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Approved Research

Gravity Sensors and Linear Acceleration Comparing Human and Mice Genomics

Principal Investigator: Dr Royce Clifford
Approved Research ID: 63669
Approval date: January 11th 2022

Lay summary

The incidence of dizziness increases from 22% for adults between 65 and 69 years of age to over 40% for adults between the ages of 80 and 84 years. Associated risks related to dizziness in the elderly include increased falls, depression, social isolation, fear, and overall functional decline. Balance impairment in the United States is reported to be 75.3% over the age of 70 years, and falls are sixth leading cause of death, with a 20% mortality rate in this age-group.               

Twin studies have found that this imbalance is 27% to 46% inheritable. Many disorders are polygenic, i.e. made up of a large number of genes with small effects; adult-onset diabetes is a polygenic syndrome, for example. We feel that the genetic component of imbalance may likewise be composed of multiple genes, given that many parts of the brain as well as inner ear organs are involved, including semi-circular canals, saccule, utricle, cerebellum, and higher brain centers that coordinate input from the eyes, ears, and proprioception  (the perception of the position and movement of the body) to keep us upright and mobile.

To study the balance system, we will study both animals and humans. The human analysis will consist of genome-wide association study in the UK Biobank based on self-report of falls and fractures secondary to these falls. The animal model is a group of about 100 different types of aging mice that have a genetic architecture that has been studied both in balance and in other disorders, such as hearing loss. We will perform a study of balance in mice using an objective vestibular test of their balance system. In addition, we will study their RNA, or expression of their genes in the relevant organ systems, i.e., the inner ear, to discover where in the balance system these relevant genes are expressed. Since this type of analysis is not possible in humans (we cannot biopsy the inner ear), we can not only identify genes and pathways that may be relevant to humans' age-related imbalance, but also identify where in the brain, inner ear, or body this occurs.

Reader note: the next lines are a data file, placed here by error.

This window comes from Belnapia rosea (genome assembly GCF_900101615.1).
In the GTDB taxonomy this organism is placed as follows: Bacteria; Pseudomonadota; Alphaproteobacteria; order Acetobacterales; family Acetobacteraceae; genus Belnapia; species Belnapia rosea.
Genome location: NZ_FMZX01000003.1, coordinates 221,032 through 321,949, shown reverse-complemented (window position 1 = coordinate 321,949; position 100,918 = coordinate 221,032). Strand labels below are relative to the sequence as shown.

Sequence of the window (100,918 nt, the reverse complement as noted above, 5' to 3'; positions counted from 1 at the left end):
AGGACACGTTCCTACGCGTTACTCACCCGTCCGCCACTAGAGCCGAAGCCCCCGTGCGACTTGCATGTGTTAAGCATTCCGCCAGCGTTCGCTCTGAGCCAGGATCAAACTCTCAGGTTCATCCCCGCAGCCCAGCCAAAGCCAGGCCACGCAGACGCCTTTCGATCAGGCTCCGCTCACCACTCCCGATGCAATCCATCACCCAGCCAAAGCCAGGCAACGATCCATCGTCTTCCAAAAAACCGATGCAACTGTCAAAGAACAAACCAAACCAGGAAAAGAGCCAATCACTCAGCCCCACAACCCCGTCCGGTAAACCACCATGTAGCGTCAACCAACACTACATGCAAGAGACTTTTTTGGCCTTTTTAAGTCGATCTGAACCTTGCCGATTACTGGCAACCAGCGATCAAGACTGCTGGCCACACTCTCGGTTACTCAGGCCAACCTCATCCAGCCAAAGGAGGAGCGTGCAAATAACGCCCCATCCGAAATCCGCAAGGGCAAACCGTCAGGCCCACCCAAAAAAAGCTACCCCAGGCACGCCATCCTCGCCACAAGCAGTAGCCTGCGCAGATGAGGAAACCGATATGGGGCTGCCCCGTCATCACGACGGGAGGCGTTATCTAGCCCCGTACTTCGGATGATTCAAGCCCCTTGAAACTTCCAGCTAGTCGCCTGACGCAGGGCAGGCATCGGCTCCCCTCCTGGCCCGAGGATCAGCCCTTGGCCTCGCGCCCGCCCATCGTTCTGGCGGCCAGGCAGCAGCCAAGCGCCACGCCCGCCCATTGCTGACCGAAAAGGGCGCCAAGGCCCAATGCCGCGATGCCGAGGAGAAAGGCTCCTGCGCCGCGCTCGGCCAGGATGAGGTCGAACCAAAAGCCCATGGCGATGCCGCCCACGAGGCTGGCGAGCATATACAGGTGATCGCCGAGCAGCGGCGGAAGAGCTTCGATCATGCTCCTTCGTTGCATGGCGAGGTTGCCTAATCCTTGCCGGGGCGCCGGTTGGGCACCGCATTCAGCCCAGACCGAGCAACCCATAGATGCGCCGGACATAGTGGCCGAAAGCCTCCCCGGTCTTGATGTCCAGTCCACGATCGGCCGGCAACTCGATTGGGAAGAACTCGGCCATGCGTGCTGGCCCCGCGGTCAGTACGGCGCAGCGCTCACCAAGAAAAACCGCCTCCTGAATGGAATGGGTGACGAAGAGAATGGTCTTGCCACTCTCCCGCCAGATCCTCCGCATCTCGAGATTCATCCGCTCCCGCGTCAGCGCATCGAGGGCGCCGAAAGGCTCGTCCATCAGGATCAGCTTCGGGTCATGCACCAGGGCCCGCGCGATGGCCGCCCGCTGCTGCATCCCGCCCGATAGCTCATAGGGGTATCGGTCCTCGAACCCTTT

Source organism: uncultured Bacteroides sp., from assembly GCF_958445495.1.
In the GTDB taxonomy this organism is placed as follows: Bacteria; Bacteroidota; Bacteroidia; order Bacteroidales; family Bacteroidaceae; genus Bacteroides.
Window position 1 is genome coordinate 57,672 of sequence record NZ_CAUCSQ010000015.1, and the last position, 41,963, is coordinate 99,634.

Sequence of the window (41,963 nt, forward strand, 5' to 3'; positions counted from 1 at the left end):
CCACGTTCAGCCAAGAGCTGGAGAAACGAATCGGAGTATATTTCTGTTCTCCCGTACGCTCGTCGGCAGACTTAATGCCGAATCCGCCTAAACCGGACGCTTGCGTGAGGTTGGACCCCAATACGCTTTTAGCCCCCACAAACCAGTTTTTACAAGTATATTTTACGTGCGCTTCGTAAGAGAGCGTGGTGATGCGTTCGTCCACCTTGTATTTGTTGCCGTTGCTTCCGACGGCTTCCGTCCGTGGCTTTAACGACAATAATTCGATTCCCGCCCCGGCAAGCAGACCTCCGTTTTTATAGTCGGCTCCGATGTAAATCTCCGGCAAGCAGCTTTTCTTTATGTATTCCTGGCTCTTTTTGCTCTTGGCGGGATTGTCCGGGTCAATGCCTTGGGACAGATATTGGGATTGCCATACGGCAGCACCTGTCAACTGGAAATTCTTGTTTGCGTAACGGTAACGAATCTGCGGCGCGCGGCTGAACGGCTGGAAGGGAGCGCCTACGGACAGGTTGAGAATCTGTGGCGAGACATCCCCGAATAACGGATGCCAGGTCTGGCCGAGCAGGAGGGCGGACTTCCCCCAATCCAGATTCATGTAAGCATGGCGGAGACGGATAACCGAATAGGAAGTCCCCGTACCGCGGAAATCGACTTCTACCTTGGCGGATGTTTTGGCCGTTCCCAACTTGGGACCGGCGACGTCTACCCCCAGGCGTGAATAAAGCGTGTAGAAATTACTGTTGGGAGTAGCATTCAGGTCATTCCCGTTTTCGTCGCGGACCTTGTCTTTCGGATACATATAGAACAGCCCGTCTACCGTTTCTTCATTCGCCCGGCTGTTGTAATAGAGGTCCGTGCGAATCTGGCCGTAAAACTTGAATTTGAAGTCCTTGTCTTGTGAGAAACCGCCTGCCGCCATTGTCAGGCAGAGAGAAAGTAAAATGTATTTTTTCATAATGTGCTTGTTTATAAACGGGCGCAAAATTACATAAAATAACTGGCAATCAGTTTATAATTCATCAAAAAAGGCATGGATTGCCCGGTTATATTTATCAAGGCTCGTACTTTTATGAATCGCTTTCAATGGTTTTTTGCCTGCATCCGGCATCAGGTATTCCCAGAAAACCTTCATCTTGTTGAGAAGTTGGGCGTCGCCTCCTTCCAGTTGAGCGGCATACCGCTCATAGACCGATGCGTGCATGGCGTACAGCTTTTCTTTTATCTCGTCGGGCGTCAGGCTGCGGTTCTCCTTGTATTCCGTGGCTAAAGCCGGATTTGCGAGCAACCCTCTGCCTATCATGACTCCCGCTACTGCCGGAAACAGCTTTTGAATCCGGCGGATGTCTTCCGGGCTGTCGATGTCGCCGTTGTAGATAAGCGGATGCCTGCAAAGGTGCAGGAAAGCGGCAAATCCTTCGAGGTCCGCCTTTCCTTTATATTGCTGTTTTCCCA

We anticipate that this study will take about three years, including analysis and comparison with other human populations. It will provide direction towards further research into diagnosis and treatment of this pervasive syndrome.